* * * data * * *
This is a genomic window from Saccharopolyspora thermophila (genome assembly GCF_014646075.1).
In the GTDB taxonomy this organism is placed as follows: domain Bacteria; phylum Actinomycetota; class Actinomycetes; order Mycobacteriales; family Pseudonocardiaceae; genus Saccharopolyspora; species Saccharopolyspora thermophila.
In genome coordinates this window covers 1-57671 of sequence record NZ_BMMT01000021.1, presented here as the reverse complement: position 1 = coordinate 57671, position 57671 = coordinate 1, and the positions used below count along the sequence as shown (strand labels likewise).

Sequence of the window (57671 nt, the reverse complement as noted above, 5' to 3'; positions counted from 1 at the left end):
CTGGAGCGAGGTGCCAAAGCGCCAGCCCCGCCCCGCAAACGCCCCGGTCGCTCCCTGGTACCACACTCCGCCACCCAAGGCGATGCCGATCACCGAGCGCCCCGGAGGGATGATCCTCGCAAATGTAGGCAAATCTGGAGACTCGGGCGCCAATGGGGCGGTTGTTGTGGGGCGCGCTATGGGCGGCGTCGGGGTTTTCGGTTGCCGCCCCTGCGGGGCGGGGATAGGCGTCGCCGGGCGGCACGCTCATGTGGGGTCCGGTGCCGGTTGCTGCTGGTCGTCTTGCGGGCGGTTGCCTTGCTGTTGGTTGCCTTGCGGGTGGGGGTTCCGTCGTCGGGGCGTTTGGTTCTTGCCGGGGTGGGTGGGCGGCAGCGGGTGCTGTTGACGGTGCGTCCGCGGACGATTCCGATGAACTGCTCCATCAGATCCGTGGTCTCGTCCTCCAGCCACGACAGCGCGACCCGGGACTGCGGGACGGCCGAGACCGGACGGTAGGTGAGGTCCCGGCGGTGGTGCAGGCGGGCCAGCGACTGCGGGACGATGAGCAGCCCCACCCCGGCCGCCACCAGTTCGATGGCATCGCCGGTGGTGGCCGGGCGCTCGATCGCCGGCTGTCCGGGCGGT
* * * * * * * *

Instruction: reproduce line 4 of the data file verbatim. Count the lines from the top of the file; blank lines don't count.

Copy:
Sequence of the window (57671 nt, the reverse complement as noted above, 5' to 3'; positions counted from 1 at the left end):